Bikes, Chorizo and the Recipe for Absolute Happiness

Yesterday, I took the first bite of my chorizo sandwich and was abruptly transported back in time, to the summer of 1941 in post-war Spain. Chorizo grease dripping from my hands, taste-buds overpowered by the intense, smoky flavours  and… bam! Memories that weren’t even mine, from places and times I had never known first-hand, started flooding. I guess I’m making it sound as if I was having lunch in the back seat of a plutonium powered DeLorean. In reality, all that happened was that my brain was short-circuiting the bike+food neural path again, as I suddenly remembered that one of my favourite cycling stories features prominently a chorizo sandwich very much like the one I was having. It involves not only bikes and food, but also one of the greatest Spanish writers on the 20th century and his infalible recipe for absolute happiness. It is, ultimately, a love story and goes as follows:

Miguel and Ángeles are teenage sweethearts. They have met in Valladolid, a historic city in north-central Spain where they both live. But when the summer comes, family plans take them in different directions and they find themselves separated by 94km and a mountain range. Miguel is spending the summer in Molledo (Cantabria) – a small community in northern Spain not too far from the Cantabric Sea –, while Ángeles has joined her family for a vacation in Sedano, a town 50km away from Burgos in the Autonomous Region of Castilla y León. None of their families are particularly stricken by poverty, but two years after the end of the Spanish Civil War, extreme frugality is the norm. Unable to save enough money to buy train tickets to visit Ángeles, the prospect of passing an entire summer without her haunts Miguel. Luckily, he has a bike.

In the early hours of a summer morning, Miguel packs two shirts, a change of underwear, a toothbrush and a chorizo sandwich in his pannier, and sets by bike to Sedano before dawn. He’s never ridden such a long distance before, but the first stretch is flat and kilometers go by easily. Shortly thereafter, though, stand the Hoces de Bárcena, and the first climb begins. In the top of the col at Alto the Reinosa, Miguel stops for lunch. Having just left behind an excruciating 2km uphill section at 9%, his humble chorizo sandwich tastes like maná from the heavens. He resumes his pace invigorated and with a full stomach and, as he rolls his bike downhill and feels the wind in his face, can’t contain the exhilaration any longer. With open arms he shouts into the air: “I am the happiest man on Earth!”. Ángeles is waiting for him at the end of the road and he is getting closer with every pedal stroke.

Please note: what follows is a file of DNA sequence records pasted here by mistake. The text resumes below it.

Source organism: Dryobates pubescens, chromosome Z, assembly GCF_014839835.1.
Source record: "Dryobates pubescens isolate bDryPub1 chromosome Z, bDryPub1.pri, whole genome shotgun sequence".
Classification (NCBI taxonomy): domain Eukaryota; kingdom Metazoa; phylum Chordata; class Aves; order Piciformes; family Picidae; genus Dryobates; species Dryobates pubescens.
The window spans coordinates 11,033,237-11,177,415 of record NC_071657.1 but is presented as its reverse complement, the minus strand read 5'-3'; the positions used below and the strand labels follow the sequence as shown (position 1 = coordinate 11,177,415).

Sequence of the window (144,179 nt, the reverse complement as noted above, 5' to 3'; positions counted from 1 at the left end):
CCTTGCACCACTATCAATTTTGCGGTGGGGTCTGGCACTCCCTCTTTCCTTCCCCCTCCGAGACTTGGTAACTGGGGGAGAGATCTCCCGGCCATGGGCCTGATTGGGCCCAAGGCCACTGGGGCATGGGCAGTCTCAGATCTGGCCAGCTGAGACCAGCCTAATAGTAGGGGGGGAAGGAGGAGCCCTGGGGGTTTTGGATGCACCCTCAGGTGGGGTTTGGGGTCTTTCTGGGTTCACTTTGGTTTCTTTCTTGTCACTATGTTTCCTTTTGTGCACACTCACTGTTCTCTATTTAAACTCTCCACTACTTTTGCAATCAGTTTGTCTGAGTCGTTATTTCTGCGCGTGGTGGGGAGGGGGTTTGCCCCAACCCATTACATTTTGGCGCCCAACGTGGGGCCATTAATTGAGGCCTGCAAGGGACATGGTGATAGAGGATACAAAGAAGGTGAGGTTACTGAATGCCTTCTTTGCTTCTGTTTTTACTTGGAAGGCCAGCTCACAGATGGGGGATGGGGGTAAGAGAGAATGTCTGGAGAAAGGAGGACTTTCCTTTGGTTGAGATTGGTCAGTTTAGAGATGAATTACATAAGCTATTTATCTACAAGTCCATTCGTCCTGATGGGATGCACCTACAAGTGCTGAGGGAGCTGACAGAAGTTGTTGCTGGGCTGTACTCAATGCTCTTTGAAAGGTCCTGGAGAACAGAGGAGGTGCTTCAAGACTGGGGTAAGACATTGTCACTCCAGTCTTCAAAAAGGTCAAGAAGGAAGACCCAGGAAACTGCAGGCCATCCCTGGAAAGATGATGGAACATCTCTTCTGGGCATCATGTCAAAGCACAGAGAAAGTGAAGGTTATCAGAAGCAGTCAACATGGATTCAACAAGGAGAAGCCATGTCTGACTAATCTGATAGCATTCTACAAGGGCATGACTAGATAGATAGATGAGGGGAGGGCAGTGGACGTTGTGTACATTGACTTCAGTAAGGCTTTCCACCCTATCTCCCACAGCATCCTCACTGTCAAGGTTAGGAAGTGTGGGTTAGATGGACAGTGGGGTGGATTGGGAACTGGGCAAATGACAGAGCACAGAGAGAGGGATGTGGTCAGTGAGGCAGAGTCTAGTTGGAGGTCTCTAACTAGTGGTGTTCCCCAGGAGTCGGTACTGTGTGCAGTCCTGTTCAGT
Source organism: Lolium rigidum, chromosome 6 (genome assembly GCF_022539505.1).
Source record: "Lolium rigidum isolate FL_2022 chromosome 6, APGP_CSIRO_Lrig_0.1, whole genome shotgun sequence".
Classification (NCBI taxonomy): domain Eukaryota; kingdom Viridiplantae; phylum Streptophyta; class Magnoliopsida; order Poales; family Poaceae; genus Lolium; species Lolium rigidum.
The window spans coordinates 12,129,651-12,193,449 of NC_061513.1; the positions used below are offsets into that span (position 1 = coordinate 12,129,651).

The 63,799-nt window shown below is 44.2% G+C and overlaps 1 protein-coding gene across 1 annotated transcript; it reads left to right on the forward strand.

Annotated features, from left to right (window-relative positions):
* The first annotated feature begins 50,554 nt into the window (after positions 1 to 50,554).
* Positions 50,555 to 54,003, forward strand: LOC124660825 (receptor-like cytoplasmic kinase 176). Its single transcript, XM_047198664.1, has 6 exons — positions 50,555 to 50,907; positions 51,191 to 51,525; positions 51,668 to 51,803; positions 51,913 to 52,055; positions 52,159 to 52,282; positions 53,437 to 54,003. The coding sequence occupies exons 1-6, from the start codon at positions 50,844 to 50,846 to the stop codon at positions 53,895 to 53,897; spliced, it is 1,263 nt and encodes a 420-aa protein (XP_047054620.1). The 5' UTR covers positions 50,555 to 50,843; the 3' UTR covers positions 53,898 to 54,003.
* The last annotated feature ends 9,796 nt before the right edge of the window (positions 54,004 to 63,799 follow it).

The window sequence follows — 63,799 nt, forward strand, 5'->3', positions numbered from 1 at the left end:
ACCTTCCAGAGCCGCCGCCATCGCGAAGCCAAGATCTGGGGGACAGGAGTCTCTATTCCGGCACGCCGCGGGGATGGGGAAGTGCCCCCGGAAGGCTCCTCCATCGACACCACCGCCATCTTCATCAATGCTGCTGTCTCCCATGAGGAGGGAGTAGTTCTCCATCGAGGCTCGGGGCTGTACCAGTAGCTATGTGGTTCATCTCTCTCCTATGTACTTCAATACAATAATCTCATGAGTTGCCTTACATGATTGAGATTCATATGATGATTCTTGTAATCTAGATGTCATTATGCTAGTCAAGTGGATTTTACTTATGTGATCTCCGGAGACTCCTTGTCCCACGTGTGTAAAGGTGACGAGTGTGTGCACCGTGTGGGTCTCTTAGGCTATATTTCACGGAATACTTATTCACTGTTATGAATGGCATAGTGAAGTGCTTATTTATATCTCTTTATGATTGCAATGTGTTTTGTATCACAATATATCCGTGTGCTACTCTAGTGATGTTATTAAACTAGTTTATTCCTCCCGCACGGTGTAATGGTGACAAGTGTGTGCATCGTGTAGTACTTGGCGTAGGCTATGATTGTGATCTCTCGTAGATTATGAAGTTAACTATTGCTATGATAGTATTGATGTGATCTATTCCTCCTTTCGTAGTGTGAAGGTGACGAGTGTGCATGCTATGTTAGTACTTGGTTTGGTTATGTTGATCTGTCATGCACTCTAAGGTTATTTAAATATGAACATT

Miguel and Angeles

Miguel will repeat that same route back and forth throughout that entire summer. Always a chorizo sandwich in his pannier. Always the same exhilarated cry of happiness in the downhill. And then, throughout five other summers to come, until he and Ángeles finally marry in 1946. Cycling will be also present at their wedding, in the form of a bike called “Velox” – Miguel’s wedding present to Ángeles. He will grow to be Miguel Delibes, a prominent journalist and newspaper editor, and one of the greatest Spanish novelists of the 20th century. Ángeles will become the mother of their 7 children and his one and only love. The summer of 1941 will stay forever in his mind, not only as one of the happiest moments in his life, but also as that definitive time when his bike evolved from a sport or a hobby to a true mode of transportation. Cycling will continue to be a passion fo the rest of his life.

An older Miguel Delibes and his bike

Miguel died in 2010. At least, officially. For those who knew him, his melancholic detachment from life had already started more than 30 years earlier, in 1974, when he lost Ángeles to cancer. After his death, his children and grandchildren still ride the same Molledo to Sedano route every summer, as a tribute to Miguel and the love for bikes he instilled on them . They call the ride MAX, the same nickname that Delibes used to sign his cartoons with. The M stands for Miguel, the A for Ángeles and the X – the unknown – stands for their future together.

I hope all of them are still packing chorizo sandwiches for lunch.

I first read the story of the MAX ride in This other article was also helpful in filling up some gaps.


  • A loaf of nice, rustic bread
  • Spanish Chorizo – If you are located in Vancouver, Oyama in Granville carries Chorizo Pamplona, the variety of chorizo every children in Spain loves the most for their sandwiches.
  • A bike


  • Arrange bread and chorizo into a sandwich.
  • Tuck sandwich in the back pocket of your cycling jersey.
  • Call your sweetheart or best buddy and convince them to go with you to climb the highest mountain around.
  • Take a rest once you reach the top. Eat your sandwich. Happiness ensues.

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